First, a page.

The Need for Speed
25th January 2018
Do you sometimes feel you are drowning in communications? A groaning inbox when you come back from leave. The abundance of social media platforms promising “6 tips for a more focussed sales team” or fascinating video recipes which transform into appetising looking meals in a matter of moments using just 5 ingredients. I even have to scan read the headings of mails in my so-called “Clutter” folder……..just in case I miss something important.
With ever more subtle enticing marketing and sales techniques, I find the plethora of electronic communications are a complete time-hoover and I am sure I am not alone.
Then there are the times when you need to prepare a presentation or briefing paper, which requires the distillation and summation of findings from a number of reports from “leading authorities”, none of which you can simply ignore for fear of missing a critically salient issue. But the clock is ticking. Remorselessly.
I recently came across an article in a monthly newsletter discussing the skill of speed reading; ironic perhaps, but I thought I would share the gist of it with you all this month.
Most people read at an average rate of 250 words per minute (wpm), though some are naturally quicker than others. But, I am told, by learning to speed read you could double this rate. So what’s the secret? Simply put all techniques appear to have one thing in common – in that you avoid saying/hearing the word in your mind as you read it – apparently known as “sub-vocalisation” – and thereby focus on blocks of words, rather than on individual ones.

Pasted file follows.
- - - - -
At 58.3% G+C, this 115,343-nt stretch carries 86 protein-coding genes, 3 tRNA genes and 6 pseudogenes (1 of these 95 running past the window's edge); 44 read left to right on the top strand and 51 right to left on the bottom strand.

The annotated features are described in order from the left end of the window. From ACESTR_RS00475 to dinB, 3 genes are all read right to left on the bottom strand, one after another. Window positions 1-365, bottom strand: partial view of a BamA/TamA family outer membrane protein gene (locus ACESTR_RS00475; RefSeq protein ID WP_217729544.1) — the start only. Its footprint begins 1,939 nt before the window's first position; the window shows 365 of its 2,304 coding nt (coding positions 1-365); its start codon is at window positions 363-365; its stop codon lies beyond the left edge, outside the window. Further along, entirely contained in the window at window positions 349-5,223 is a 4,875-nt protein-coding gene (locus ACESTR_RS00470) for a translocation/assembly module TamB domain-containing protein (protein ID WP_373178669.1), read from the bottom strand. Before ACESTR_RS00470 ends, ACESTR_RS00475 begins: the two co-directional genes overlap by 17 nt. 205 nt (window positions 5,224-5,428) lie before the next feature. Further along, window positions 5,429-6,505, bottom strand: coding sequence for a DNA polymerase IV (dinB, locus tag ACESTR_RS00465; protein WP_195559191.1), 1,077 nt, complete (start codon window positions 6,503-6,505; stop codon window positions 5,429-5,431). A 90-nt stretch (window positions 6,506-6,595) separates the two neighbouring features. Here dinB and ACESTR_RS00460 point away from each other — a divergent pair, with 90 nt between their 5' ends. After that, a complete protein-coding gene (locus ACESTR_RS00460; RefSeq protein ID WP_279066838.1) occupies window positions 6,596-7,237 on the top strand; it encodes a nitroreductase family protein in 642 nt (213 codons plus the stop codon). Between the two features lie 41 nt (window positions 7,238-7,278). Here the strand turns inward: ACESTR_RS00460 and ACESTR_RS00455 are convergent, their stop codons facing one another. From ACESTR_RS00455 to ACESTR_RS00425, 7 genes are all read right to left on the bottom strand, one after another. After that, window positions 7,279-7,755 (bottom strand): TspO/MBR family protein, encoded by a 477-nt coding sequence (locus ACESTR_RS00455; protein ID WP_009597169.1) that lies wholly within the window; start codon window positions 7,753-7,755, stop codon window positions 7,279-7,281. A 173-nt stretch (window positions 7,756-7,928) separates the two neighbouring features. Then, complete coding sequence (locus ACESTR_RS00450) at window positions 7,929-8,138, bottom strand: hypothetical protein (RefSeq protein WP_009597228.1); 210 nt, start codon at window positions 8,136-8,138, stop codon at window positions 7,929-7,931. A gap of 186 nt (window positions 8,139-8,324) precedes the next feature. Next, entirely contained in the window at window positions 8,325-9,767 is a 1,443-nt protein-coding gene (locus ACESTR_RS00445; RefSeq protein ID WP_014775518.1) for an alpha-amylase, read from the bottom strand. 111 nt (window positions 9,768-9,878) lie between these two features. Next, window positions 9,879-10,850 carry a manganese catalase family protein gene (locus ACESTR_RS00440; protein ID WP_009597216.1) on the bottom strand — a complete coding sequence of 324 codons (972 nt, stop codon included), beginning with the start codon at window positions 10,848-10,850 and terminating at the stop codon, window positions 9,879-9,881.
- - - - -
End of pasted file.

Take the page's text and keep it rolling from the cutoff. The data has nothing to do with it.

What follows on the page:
The Pointer or Tracker-and-Pacer methods – simply means sweeping your finger (or a pen with a cap on it) along the line as you read – pioneered by a US school teacher, it is claimed the words read increased to 2700 wpm. The suggested advantage of these two methods is that they should reduce your need to skip back and re-read sentences.
The Scanning method involves moving your eyes quickly down the page – often down the centre – and identifying specific words and phrases as you go. These can be key sentences (often the first sentence of each paragraph), names, numbers, or trigger words and ideas. Learning to expand your peripheral vision can help.
Effective speed reading requires a balance between pace and comprehension. Simply put, the faster you read, the less detail you will remember. Whilst not perhaps appropriate for complex legal or technical documents – but when you simply want to get a general understanding of the subject being presented, such as articles like this, it may be just perfect!
Business Development and Human Resources Director, Gavin Jones
President, Surrey Chambers of Commerce